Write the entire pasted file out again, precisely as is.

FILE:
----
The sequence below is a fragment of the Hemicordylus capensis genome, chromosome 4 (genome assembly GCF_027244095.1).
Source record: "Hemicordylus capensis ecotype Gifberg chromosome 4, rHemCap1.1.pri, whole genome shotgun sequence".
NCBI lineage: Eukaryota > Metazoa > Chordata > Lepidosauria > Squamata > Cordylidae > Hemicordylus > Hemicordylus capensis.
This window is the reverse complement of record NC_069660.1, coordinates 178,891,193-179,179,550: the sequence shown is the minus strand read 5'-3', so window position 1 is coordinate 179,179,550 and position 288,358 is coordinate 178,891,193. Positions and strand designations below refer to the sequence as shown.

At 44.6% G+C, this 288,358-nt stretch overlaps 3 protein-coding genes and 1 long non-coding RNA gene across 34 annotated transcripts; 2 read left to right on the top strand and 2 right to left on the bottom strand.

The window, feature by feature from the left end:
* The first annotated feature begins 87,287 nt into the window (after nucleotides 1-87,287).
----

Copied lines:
The sequence below is a fragment of the Hemicordylus capensis genome, chromosome 4 (genome assembly GCF_027244095.1).
Source record: "Hemicordylus capensis ecotype Gifberg chromosome 4, rHemCap1.1.pri, whole genome shotgun sequence".
NCBI lineage: Eukaryota > Metazoa > Chordata > Lepidosauria > Squamata > Cordylidae > Hemicordylus > Hemicordylus capensis.
This window is the reverse complement of record NC_069660.1, coordinates 178,891,193-179,179,550: the sequence shown is the minus strand read 5'-3', so window position 1 is coordinate 179,179,550 and position 288,358 is coordinate 178,891,193. Positions and strand designations below refer to the sequence as shown.

At 44.6% G+C, this 288,358-nt stretch overlaps 3 protein-coding genes and 1 long non-coding RNA gene across 34 annotated transcripts; 2 read left to right on the top strand and 2 right to left on the bottom strand.

The window, feature by feature from the left end:
* The first annotated feature begins 87,287 nt into the window (after nucleotides 1-87,287).